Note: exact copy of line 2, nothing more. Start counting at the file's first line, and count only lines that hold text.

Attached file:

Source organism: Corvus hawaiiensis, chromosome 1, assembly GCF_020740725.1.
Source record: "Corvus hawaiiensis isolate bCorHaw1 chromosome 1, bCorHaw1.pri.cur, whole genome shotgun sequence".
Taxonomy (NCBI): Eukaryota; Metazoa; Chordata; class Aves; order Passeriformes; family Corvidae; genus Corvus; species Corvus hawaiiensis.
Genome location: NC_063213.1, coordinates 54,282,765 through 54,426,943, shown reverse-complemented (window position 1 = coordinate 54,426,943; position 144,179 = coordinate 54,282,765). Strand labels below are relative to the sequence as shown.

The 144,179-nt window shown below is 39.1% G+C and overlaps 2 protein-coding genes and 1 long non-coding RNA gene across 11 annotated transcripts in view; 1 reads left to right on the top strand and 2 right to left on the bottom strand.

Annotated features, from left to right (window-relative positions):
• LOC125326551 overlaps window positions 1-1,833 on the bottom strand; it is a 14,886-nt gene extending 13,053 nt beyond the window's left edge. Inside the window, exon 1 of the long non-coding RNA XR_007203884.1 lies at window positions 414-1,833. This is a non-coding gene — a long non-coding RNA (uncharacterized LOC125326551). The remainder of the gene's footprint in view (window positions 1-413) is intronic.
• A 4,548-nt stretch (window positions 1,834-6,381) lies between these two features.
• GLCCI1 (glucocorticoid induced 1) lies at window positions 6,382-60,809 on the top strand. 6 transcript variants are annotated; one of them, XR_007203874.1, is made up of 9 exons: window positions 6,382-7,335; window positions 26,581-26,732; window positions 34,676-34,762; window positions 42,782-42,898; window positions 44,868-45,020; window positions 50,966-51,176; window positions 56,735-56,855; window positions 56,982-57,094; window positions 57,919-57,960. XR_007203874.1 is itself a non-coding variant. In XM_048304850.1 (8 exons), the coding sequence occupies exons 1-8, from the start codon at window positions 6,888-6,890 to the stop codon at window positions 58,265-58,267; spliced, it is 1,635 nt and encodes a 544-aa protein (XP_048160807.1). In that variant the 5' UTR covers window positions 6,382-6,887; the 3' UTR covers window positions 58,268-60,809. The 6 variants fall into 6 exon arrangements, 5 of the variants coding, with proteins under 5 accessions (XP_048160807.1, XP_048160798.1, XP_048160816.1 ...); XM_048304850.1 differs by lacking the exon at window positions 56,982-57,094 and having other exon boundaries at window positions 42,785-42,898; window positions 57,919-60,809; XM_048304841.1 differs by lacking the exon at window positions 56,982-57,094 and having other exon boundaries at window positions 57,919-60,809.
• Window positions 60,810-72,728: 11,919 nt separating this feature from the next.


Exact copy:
Source record: "Corvus hawaiiensis isolate bCorHaw1 chromosome 1, bCorHaw1.pri.cur, whole genome shotgun sequence".